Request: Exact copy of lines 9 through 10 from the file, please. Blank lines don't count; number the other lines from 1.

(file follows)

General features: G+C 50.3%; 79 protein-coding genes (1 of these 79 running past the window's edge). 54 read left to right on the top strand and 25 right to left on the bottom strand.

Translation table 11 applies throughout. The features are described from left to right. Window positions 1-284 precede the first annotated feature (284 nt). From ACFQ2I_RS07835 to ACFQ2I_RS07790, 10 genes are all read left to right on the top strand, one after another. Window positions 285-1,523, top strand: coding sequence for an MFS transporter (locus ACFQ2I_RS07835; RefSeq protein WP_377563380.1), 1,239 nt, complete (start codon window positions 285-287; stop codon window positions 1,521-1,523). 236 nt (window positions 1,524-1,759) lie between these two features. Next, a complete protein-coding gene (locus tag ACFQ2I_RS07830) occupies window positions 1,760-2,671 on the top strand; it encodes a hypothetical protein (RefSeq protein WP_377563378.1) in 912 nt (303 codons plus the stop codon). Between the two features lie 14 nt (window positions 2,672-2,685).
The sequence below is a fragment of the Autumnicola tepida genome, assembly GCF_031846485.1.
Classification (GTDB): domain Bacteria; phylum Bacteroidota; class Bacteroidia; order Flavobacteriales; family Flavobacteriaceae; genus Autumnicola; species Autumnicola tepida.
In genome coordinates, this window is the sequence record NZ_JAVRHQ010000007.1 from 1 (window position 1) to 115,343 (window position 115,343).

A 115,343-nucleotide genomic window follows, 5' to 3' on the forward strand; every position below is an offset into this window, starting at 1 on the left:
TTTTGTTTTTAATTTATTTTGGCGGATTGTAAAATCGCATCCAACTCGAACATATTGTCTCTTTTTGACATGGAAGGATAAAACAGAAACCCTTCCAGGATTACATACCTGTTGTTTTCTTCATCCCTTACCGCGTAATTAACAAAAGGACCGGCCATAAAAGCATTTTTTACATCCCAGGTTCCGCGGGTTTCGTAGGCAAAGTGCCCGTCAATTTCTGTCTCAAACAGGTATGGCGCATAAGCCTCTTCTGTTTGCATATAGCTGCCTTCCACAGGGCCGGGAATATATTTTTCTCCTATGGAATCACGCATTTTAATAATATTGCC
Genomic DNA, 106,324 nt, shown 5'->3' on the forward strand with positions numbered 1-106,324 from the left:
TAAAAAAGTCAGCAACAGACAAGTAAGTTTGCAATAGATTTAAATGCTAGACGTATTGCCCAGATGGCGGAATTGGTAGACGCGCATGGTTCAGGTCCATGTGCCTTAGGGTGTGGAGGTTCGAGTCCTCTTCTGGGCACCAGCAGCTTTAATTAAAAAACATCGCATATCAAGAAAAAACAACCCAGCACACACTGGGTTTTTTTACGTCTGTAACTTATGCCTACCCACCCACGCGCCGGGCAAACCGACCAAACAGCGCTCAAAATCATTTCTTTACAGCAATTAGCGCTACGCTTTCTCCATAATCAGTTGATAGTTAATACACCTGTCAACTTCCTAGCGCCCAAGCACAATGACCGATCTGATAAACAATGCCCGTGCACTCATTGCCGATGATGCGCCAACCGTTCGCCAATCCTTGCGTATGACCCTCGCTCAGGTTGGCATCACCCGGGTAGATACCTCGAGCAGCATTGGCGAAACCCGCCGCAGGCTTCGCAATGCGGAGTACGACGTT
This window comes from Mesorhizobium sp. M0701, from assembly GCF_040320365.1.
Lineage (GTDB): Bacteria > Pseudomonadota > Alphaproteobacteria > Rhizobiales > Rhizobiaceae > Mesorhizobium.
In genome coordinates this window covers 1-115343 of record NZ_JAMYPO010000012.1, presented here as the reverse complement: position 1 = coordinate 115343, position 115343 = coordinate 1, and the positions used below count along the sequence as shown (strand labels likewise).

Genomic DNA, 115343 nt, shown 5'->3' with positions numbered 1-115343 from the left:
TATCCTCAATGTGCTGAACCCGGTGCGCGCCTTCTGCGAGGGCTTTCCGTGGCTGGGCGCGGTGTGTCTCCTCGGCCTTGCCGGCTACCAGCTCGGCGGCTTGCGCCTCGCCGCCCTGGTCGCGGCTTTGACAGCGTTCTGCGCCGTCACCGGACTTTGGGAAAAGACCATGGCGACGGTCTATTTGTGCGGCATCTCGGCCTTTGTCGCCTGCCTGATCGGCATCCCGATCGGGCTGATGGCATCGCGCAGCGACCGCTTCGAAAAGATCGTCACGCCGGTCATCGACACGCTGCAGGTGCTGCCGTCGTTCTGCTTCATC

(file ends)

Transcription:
TAAAAAAGTCAGCAACAGACAAGTAAGTTTGCAATAGATTTAAATGCTAGACGTATTGCCCAGATGGCGGAATTGGTAGACGCGCATGGTTCAGGTCCATGTGCCTTAGGGTGTGGAGGTTCGAGTCCTCTTCTGGGCACCAGCAGCTTTAATTAAAAAACATCGCATATCAAGAAAAAACAACCCAGCACACACTGGGTTTTTTTACGTCTGTAACTTATGCCTACCCACCCACGCGCCGGGCAAACCGACCAAACAGCGCTCAAAATCATTTCTTTACAGCAATTAGCGCTACGCTTTCTCCATAATCAGTTGATAGTTAATACACCTGTCAACTTCCTAGCGCCCAAGCACAATGACCGATCTGATAAACAATGCCCGTGCACTCATTGCCGATGATGCGCCAACCGTTCGCCAATCCTTGCGTATGACCCTCGCTCAGGTTGGCATCACCCGGGTAGATACCTCGAGCAGCATTGGCGAAACCCGCCGCAGGCTTCGCAATGCGGAGTACGACGTT
This window comes from Mesorhizobium sp. M0701, from assembly GCF_040320365.1.